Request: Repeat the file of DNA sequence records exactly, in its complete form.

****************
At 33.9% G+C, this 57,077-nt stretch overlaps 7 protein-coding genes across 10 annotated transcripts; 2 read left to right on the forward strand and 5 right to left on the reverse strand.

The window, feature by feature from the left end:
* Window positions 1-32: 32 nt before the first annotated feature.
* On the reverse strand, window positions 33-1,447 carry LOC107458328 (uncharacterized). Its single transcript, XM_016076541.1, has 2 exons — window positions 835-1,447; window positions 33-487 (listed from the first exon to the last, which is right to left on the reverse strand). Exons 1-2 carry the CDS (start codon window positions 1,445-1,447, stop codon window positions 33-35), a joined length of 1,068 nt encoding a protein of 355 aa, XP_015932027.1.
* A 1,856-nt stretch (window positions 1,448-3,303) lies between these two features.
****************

At 33.9% G+C, this 57,077-nt stretch overlaps 7 protein-coding genes across 10 annotated transcripts; 2 read left to right on the forward strand and 5 right to left on the reverse strand.

The window, feature by feature from the left end:
* Window positions 1-32: 32 nt before the first annotated feature.
* On the reverse strand, window positions 33-1,447 carry LOC107458328 (uncharacterized). Its single transcript, XM_016076541.1, has 2 exons — window positions 835-1,447; window positions 33-487 (listed from the first exon to the last, which is right to left on the reverse strand). Exons 1-2 carry the CDS (start codon window positions 1,445-1,447, stop codon window positions 33-35), a joined length of 1,068 nt encoding a protein of 355 aa, XP_015932027.1.
* A 1,856-nt stretch (window positions 1,448-3,303) lies between these two features.